Familiar faces highlight today's B.A.A. 10K event
The eighth annual B.A.A. 10K, presented by Brigham and Women’s Hospital, helped kick-off the summer season on Boston Common, as 8,337 participants took to the 6.2-mile course through Boston’s Back Bay. Gabriel Geay of Tanzania won a fierce sprint to capture the men’s crown in 28:24, while Kenya’s Mary Wacera held off 2015 Boston Marathon champion Caroline Rotich down the stretch for top women’s honors in 31:55.
Today’s B.A.A. 10K was the second race of the 2018 B.A.A. Distance Medley, which also includes April’s B.A.A. 5K and October’s B.A.A. Half Marathon. Presenting sponsor Brigham and Women’s Hospital was represented by 560 runners, who have raised a combined $220,000 through today’s event.
At the front of the field, Geay masterfully covered the B.A.A. 10K course to become the event’s first winner from Tanzania. Splitting halfway in 14:38, Geay was joined up front by familiar faces to the Boston running scene: two-time B.A.A. 10K winners Daniel Chebii and Stephen Sambu, as well as 2015 champion Daniel Salel. Completing the hairpin turn at Boston University and beginning their journey back towards downtown, the lead pack was destined for a dramatic finish.
In the fourth mile – covered in 4:34 – Geay, Chebii, Salel, and Teshome Mekonen began to separate themselves from the rest of the challengers. It would be down to Geay and Mekonen at five miles (23:03).
Digging deep with a kilometer remaining, Geay turned to another gear. Mekonen did his best to keep it close around Boston Common, but the gap stayed roughly five seconds as the pair turned onto Charles Street with the finish up ahead.
Breaking the tape in 28:24, Geay earned a five second victory over Mekonen, with Kenya’s Stephen Sambu moving up for third in 28:36. Salel and Chebii rounded out the top five with times of 28:39 and 28:47.
“I am very happy to win. I was tenth in 2016 and now I feel good to win for the first time,” said Geay, who adds a Boston title to his already deep resume that includes wins at prominent road races in Atlanta, Boulder, and San Francisco. “It felt very good.”
Geay doesn’t plan on stopping anytime soon: he hopes to join the ranks of Boston Marathon champions. “Maybe one day I will plan to come back to Boston and run the marathon,” he said with a smile.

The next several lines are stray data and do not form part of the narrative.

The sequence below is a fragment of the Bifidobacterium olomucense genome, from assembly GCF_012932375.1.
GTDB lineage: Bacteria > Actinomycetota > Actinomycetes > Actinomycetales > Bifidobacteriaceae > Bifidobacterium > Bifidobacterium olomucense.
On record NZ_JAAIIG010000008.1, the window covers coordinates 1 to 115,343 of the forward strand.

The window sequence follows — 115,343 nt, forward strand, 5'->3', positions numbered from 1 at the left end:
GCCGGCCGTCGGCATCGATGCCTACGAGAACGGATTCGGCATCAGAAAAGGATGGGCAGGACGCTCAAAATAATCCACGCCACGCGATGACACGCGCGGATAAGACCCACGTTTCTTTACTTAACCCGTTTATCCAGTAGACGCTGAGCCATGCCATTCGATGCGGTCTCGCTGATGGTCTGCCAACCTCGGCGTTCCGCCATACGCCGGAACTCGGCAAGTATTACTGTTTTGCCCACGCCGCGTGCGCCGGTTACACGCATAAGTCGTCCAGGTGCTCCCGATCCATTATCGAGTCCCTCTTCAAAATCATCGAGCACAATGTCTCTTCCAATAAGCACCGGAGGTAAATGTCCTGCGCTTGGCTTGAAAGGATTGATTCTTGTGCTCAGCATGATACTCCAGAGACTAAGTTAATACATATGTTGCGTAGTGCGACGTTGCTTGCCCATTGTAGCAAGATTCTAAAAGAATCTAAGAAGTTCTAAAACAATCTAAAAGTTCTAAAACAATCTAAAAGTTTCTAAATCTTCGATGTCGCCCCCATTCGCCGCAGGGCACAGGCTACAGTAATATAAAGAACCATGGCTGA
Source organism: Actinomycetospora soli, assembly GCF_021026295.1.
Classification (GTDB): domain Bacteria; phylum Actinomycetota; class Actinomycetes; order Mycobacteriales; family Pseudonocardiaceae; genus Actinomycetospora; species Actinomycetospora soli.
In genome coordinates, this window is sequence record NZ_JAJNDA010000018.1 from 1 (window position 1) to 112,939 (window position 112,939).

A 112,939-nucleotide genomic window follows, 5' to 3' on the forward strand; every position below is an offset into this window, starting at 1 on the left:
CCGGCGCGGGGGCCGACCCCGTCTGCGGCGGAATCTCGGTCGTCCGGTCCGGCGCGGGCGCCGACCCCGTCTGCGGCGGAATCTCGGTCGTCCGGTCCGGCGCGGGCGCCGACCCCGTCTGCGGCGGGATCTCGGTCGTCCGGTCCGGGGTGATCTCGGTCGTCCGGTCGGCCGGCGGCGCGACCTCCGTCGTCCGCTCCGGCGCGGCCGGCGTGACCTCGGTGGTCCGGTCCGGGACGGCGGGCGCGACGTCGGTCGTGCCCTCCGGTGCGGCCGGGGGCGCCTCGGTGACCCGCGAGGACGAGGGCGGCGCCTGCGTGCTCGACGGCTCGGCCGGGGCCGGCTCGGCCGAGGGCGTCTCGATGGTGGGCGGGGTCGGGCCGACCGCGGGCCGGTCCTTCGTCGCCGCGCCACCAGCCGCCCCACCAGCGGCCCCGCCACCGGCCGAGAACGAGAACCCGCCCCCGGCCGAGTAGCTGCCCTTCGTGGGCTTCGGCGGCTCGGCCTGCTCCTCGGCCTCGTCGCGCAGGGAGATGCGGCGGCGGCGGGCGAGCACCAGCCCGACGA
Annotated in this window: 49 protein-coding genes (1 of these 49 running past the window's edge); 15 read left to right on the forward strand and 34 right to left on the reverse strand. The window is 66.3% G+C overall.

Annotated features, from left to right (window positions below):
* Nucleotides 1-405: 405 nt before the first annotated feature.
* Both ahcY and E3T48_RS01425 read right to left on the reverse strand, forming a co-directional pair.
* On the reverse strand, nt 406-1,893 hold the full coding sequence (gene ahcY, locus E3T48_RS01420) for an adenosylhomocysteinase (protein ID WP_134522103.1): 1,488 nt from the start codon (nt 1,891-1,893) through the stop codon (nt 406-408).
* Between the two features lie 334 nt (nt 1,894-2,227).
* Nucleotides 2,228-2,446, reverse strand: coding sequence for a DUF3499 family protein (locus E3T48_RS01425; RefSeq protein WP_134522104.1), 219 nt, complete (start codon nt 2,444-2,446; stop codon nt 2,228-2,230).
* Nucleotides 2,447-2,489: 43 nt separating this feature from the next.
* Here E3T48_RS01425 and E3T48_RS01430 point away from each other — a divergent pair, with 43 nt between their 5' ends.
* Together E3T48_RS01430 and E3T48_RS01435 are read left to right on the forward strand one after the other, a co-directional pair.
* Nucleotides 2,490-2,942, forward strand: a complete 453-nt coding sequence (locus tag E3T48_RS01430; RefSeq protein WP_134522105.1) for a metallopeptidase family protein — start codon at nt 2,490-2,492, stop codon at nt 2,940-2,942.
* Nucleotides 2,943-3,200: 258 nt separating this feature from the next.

Chris Derrick of the Bowerman Track Club (Portland, Ore.) was the top American in sixth place, timing 29:00.
Returning to the top of the women’s podium was Kenya’s Mary Wacera. Splitting the opening mile in 5:17, Wacera was joined by a stellar group that included Boston Marathon veteran Rotich, reigning B.A.A. 5K champion Buze Diriba, and two-time B.A.A. 10K winner Mamitu Daska.
Hitting halfway in a conservative 16:22, Wacera and Rotich looked poised for strong runs in the race’s latter stretch. Back-to-back miles splits of 5:05 and 5:04 cut the group down to three as they reached the one-mile-to-go point with momentum.
Having tasted victory in 2015 then finished fourth in 2016 and second last year, Wacera was not going to be denied another champion’s trophy. She cruised through the tape in 31:55, two seconds up on Rotich and an additional two seconds ahead of third placer Daska (31:59).
“To come back to Boston first of all is great for me. I love Boston, the city, it’s beautiful. To come back and win, I can’t even say how I feel because I am so happy,” said Wacera. “My goal today was really looking forward to winning the race, hoping I could win again.”
Diriba was fourth in 32:10, while Monicah Ngige claimed fifth in 32:31. Nicole DiMercurio of Blowing Rock, N.C. was eleventh in 34:38, finishing as the top U.S. runner.
Completing their “Victory Lap” were Boston Marathon champions Des Linden and Meb Keflezighi. The pair of American distance running icons covered the course’s first five miles in tandem to the cheers of many participants and spectators.
“We called this the victory lap and it really felt like that. It was great to be embraced by the crowd and come back to the streets of Boston and get a nice warm welcome,” said Linden, who crossed the line hand-in-hand with B.A.A. running club member Katsuhiro Togami with 38:25 on the clock.
“It was a great day to be in Boston,” added Keflezighi, who finished in 38:52. “It was great to celebrate with the rest of the runners, Des, and everyone.”
The B.A.A. swept the masters division, as Chris Magill finished in 34:43 and Karolyn Bowley crossed in 37:42. In the push rim wheelchair division, Ashburnham, Mass.-native Katrina Gerhard won in 25:36, while New Jersey’s Tony Nogueira earned his sixth B.A.A. 10K win in 23:08.